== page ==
Sunday, July 1, 2012

MLB - NL Division Races

NL East

Wow.  The NL East has to be the most surprising division in baseball.  Sitting on top of the heap are the Washington Nationals thanks in large part to the major’s best pitching staff.  The top three arms in their rotation, Stephen Strasburg, Gio Gonzalez, and Jordan Zimmerman, each has a sub-3.00 ERA.  The bullpen has a solid threesome of its own in Tyler Clippard, Craig Stammen, and Sean Burnett.  Clippard has filled in more than admirably in closer Drew Storen’s absence.  They’re doing everything right in the pitching department, and they might need to keep it up in order to remain on top considering they have one of the game’s weaker offenses.  Bryce Harper didn’t have to wait long to get the call, and he’s been putting up his share of highlights in the first half, most notably his hustle doubles.  He’s well on his way to winning ROY honors.  Ian Desmond doesn’t get talked about much, but he’s one of the better all-round SS in baseball.  Ryan Zimmerman has been dealing with a shoulder issue since April but is starting to put together a Zimmerman-like hitting streak.  As a fan without a vested interest in this division, it’s hard to not root for these guys.

The Nationals are in first place, but the Mets are the most pleasant surprise in the division.  Picked by most to finish last again, the Mets are currently six games over .500 and finally notched a no-hitter for the franchise when Johan Santana stifled the Cardinals June 1.  David Wright led baseball in hitting for a good stretch of the first half, but the rest of the offense is more clutch than consistent when it comes to hitting.  R.A. Dickey is one of the best stories of this first half.  He threw two near no-hitters in back-to-back games and gave up zero earned runs for five straight starts.  Can Wright continue carrying a limited offense?  Can Dickey and Santana continue carrying a mediocre starting staff and shaky bullpen? 

Atlanta’s lying in the weeds within reach of first place.  Chipper Jones is taking the farewell tour, and Jason Heyward is doing a good job trying to establish himself as the next Mr. Brave.  Michael Bourn is having a great year and is providing some pop (7 homers) from the leadoff spot.  Unfortunately, first half ace (and Cy Young candidate) Brandon Beachy is now out for the year and facing Tommy John surgery.  Tommy Hanson sill looks like a 1a starter rather than a #1, but they’re getting great stuff from the soon to be 37 Tim Hudson.  Craig Kimbrel has only faltered once in 23 save opportunities and makes nearly every game an 8 inning affair.

The division’s Jekyll and Hyde resides in Miami.  The Marlins were baseball’s best team in May but were its most awful in June.  They’re the fourth worst hitting team in the game and aren’t getting much from their big dollar duo of Jose Reyes and Hanley Ramirez.  Giancarlo Stanton is the lone bright spot, but he did nearly all of his damage in a huge May.  The pitching hasn’t been there.  Mark Buehrle, Carlos Zambrano, and Anibal Sanchez all have losing records and ERAs over 3.50.  Josh Johnson is looking good of late though, but there’s just not enough around him.  And oh my is it painful to watch Heath Bell attempt to close games.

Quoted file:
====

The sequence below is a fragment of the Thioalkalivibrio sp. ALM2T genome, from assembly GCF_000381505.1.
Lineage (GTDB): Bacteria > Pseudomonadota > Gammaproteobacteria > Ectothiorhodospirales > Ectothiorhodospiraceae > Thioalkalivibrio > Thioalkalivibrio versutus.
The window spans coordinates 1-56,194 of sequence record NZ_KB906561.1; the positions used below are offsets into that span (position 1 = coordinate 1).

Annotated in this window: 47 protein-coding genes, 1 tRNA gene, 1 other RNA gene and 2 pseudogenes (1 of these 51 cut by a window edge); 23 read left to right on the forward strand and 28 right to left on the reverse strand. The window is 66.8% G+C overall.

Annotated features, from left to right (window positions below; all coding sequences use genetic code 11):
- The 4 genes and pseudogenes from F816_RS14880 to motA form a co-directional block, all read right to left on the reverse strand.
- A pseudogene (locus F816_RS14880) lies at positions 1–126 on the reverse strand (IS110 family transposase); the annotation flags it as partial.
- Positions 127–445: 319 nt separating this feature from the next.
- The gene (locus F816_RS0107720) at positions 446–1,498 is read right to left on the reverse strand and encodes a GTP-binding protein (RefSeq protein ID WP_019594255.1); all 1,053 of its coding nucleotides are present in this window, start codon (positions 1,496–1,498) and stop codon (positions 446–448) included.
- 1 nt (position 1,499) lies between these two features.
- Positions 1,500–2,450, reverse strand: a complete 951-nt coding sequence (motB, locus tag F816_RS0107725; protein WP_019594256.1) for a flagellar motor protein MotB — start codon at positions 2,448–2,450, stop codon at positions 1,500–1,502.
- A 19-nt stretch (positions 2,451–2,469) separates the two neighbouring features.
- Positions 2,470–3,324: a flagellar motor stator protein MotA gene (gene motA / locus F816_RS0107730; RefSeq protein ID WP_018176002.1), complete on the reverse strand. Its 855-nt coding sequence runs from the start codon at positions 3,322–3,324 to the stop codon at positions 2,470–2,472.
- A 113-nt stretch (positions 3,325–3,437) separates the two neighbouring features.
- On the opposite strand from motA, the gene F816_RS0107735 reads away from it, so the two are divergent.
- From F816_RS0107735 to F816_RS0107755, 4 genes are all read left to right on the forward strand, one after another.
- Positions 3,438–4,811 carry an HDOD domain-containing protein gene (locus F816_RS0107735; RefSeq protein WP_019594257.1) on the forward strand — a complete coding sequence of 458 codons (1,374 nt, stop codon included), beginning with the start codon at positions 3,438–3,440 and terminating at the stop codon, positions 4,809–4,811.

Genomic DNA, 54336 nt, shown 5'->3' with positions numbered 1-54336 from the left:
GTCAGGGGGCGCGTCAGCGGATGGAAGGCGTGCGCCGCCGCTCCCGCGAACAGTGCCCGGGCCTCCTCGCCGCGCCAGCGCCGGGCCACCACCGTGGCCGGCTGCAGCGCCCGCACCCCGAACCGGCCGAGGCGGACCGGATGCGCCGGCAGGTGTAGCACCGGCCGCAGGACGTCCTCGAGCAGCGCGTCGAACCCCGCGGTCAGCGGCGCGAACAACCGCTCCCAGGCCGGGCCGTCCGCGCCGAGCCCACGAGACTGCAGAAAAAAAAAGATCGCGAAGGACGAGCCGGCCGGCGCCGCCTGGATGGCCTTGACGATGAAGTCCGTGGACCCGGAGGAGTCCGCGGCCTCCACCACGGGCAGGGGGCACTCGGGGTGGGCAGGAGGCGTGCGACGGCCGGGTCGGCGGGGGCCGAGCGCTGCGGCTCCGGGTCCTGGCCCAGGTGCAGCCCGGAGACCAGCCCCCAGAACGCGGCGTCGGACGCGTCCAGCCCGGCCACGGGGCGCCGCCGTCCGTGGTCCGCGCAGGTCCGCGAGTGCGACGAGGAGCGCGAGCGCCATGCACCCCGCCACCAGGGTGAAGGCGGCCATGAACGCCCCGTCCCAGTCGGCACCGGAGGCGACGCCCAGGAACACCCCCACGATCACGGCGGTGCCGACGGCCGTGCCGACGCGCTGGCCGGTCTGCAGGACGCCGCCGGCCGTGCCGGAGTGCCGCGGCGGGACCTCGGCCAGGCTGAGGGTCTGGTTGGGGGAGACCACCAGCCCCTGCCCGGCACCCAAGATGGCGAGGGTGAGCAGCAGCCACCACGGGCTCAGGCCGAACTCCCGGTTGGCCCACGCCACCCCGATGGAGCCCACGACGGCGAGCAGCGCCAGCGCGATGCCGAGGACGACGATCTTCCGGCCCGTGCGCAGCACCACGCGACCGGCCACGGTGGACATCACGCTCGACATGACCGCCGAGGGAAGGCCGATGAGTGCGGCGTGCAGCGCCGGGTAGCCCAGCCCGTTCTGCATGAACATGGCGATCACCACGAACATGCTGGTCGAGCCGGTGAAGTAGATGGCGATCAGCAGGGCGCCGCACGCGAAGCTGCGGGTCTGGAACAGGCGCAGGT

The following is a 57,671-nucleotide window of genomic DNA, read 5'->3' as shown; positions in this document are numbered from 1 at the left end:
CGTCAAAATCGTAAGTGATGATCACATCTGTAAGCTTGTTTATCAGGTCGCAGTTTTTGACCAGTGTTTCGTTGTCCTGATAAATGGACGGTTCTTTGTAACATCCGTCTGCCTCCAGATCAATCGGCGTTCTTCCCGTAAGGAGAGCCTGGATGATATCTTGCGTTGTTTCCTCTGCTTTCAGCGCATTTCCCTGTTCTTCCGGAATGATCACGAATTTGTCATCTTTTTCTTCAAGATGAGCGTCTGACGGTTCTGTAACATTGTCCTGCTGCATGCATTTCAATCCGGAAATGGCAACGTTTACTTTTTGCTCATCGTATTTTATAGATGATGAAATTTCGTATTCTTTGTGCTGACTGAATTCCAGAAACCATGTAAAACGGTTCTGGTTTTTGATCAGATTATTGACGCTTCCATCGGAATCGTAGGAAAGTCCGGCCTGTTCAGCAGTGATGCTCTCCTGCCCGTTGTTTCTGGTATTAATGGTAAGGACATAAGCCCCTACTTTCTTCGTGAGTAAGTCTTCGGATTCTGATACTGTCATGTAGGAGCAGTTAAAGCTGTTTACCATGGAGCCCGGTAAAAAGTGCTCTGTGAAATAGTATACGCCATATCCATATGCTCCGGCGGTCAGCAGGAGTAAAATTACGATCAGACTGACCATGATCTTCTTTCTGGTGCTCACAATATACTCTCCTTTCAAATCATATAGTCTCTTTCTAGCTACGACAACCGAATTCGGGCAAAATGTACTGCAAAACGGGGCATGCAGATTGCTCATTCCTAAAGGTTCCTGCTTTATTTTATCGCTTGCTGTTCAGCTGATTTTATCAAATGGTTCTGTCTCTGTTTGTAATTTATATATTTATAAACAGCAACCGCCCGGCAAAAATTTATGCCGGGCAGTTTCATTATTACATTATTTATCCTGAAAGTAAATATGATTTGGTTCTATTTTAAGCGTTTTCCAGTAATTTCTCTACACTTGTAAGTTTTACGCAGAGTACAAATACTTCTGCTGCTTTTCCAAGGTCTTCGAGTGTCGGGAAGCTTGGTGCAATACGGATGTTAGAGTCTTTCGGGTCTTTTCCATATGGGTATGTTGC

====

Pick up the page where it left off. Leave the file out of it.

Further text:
Bringing up the rear are the shocking last place Phillies.  They’ve looked really anemic offensively without Ryan Howard and, until recently, Chase Utley.  Cliff Lee doesn’t have a single win through the first three months of the season, and Roy Halladay has been out with a shoulder injury since late May.  It’s going to take a hell of a lot of magic to make them relevant in the second half. 

Most Impressive Team – Washington Nationals
Most Impressive Player – R.A. Dickey

Most Disappointing Team – Philadelphia Phillies
Most Disappointing Player – Cliff Lee

NL Central

I see the Central as a three team race the rest of the way.  The team sitting on top of the division is the Cincinnati Reds, and through no coincidence, Joey Votto is well on his way to winning his second MVP in three seasons.  He’s among the league leaders in all offensive categories except steals and is the rock in the middle of a lineup with some pop.  Brandon Phillips heats up with the weather, and Jay Bruce is tied for third in the NL in homers.  June has been Ryan Ludwick’s best month, but if they were able to upgrade over him in left field, they might put some distance between them and the rest of the division.  Johnny Cueto is having a great year and would be among the top vote getters for the half way Cy Young, but the second half of that desired deadly 1-2 combo, Mat Latos, hasn’t delivered as hoped.  He’s 24th in the NL in K’s, but only two players rated higher than him have a higher ERA (Lincecum and Samardzija).  He’s doesn’t look like a playoff #2 at the moment, but maybe Mike Leake is.  Leake doesn’t have the Ws to show for it, but he’s been dominant in June.  We know he has the stuff, but can he maintain it this year?  Aroldis Champan was unhittable in April and May, so despite the recent hiccups, he’s still one of the game’s elite closers.  I still see the Reds winning this division.

Pittsburgh is the Rodney Dangerfield of major league baseball.  They just don’t get any respect.  If Joey Votto doesn’t win the MVP, the award winner might still come from this division.  Andrew McCutchen is this team’s offense – hitting for power, average, and racking up double digit steals.  I think he’ll maintain, but can they keep posting wins when Pedro Alvarez can’t hit his weight and no other regular besides McCutchen is hitting at least .270.  McCutchen’s help comes from the hurlers.  Leading one of the game’s best staffs of the season is James McDonald.  The former Dodger has thrown like an elite #1 this year.  He has an impressive 7 wins, but he could easily have another 4.  The Pirates are 10-5 in games McDonald starts, and in 4 of those 5 losses, McDonald pitched a total 28 innings giving up 1 ER in each contest.  AJ Burnett has been awesome as well and has a great chance to earn his most wins since ’08.    Joel Hanrahan is on his way to a second straight All Star game.  Will the Pirates sink like last year?  They traded for hitting at last season’s deadline (Derrek Lee and Ryan Ludwick) and will likely need to do so again in order to hang in this thing.

Last year’s champs sit in third place and are weathering more than their fair share of injuries.  A significant knee injury has limited Lance Berkman to just 13 games, John Jay missed more than a month, Skip Schumaker was sidelined two weeks twice, Jaime Garcia may need shoulder surgery, and Chris Carpenter still hasn’t thrown a pitch this year.  The lineup still has plenty of pop.  Carlos Beltran has far surpassed his free agency expectations, and Allen Craig has been a great source of power.  In addition to his defensive excellence, Yadier Molina is getting it done again offensively.  Their pitching has been very unCardinal-like.  Adam Wainwright hasn’t completely turned the corner, and Lance Lynn seems to be falling back to earth after a huge start to the season.  Kyle Lohse has been their most efficient pitcher, but he’s never been a true stopper.  Despite the offensive output, they must get better pitching if they want to have a shot at defending their title.